Common Read follows history of protest

Thanks to the president’s ongoing commitment to bring us together by uniting the National Football League against him, the timing of Rocky Mountain College’s Common Read couldn’t be better.

In the NFL, the Lions are lying down with the Rams, and the Cowboys are sharing a peace pipe with the Redskins. They may have their quarrels between the yard lines, but when the president starts calling them sons of bitches, they stand, or kneel, together.

At Rocky, events associated with the Common Read begin next week. At 7 p.m. Monday, Oct. 2, at Losekamp Auditorium, Rocky will show “The Farm,” an award-winning documentary about life at Angola State Prison in Louisiana. Ben Stewart, the author of this year’s Common Read selection, will speak at 7 p.m. Monday, Nov. 6, at First Presbyterian Church, 2420 13th St. W. The event is free and open to the public, but seating can’t be guaranteed.

Stewart is the author of “Don’t Trust Don’t Fear Don’t Beg: The Extraordinary Story of the Arctic 30.” The nonfiction book is an account of a 2013 protest by Greenpeace environmental activists of Russian offshore oil drilling in the Arctic. When protesters left the Greenpeace ship Arctic Sunrise and tried to board a Russian drilling platform, they were arrested, and the Arctic Sunrise was towed to Murmansk.

The 30 activists were threatened with charges of piracy, which could have carried a 15-year sentence. Following international protests, they were released after two months in a Russian prison.

I’m unenthusiastic about the book. Stewart writes in a breathless style — his favorite rhetorical device is the comma splice — that leaves me weary. Moreover, he was the communications director for Greenpeace, which means that he is far from a neutral observer.

DC

David Crisp

But it is a compelling story, and it opens up a world of possibilities. In my writing classes, I used it to introduce students to the many ways in which people cope with oppressive governments. I started with Alexander Solzhenitsyn, whose groundbreaking account of life in a Siberian prison camp helped him win a Nobel Prize but ended in the banning of his works in the Soviet Union and his eventual exile.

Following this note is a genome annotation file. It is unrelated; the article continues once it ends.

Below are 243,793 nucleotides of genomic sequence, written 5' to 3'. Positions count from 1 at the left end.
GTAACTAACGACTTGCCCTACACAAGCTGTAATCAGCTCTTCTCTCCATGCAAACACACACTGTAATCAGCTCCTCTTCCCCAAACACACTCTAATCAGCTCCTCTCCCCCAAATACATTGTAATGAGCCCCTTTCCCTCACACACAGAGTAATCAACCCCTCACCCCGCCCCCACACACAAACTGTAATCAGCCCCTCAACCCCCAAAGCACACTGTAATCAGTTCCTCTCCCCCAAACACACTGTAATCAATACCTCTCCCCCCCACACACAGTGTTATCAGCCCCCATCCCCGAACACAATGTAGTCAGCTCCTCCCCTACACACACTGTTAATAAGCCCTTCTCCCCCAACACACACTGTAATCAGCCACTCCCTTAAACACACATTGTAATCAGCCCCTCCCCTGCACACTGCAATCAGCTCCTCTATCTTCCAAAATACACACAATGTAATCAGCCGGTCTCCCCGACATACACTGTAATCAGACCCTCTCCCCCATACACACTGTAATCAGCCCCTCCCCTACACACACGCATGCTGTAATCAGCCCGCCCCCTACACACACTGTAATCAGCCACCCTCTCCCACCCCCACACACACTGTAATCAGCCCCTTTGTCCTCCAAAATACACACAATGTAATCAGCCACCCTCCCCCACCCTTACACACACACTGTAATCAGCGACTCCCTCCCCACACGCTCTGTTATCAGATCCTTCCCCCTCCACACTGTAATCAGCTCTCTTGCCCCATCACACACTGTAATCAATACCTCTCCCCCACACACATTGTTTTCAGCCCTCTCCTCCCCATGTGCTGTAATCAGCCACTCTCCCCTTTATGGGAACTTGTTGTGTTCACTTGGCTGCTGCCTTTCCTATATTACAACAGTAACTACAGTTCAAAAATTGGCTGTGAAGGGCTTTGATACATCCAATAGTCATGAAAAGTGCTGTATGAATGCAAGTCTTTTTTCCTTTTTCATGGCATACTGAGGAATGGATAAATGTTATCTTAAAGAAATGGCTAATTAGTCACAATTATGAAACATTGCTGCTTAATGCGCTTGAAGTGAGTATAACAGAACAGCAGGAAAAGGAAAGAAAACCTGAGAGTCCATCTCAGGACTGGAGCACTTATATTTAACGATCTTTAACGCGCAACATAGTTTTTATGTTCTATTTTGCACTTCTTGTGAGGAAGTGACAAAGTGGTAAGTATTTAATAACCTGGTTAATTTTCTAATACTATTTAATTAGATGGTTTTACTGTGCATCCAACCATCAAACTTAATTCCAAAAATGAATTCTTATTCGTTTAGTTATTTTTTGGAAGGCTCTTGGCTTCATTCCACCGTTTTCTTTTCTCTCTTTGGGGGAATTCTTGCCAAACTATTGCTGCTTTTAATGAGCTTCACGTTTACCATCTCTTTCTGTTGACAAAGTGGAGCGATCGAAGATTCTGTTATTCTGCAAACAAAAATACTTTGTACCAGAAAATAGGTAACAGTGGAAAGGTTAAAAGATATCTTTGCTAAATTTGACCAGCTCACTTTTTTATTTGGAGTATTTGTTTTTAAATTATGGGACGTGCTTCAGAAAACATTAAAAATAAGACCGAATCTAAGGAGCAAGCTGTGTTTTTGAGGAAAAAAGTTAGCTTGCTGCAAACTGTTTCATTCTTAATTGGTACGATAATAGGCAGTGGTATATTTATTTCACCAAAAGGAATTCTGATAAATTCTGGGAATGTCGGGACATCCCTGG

From there we vaulted back a century to Fyodor Dostoevsky, the all-time heavyweight champion of 19th-century novelists, who was condemned to death for his membership in a group that sought emancipation of the serfs. His sentence was commuted, and Dostoevsky turned his experiences into art of unsurpassed depth and insight.

We returned, then, to the Stalin era, and to Varlam Shalamov, who endured even longer and harsher conditions in Soviet prisons than Solzhenitsyn. Shalamov refused to assist Solzhenitsyn in the gathering of information for the epic “Gulag Archipelago,” and he died in relative obscurity, but he left behind heartbreaking stories collected in the unforgettable “Kolyma Tales.”

Among the lesser lights of Marxist rule was Yevgeny Yevtushenko, who wrote the introduction to the edition of Solzhenitsyn’s “One Day in the Life of Ivan Denisovich” that I had students read. Yevtushenko was something of a rock star poet in the 1960s for mild protest poems like “Babi Yar,” the site of Nazi massacres in the Ukraine during World War II. But he made his accommodations to Soviet rule and managed to live out his life teaching in Tulsa, Okla.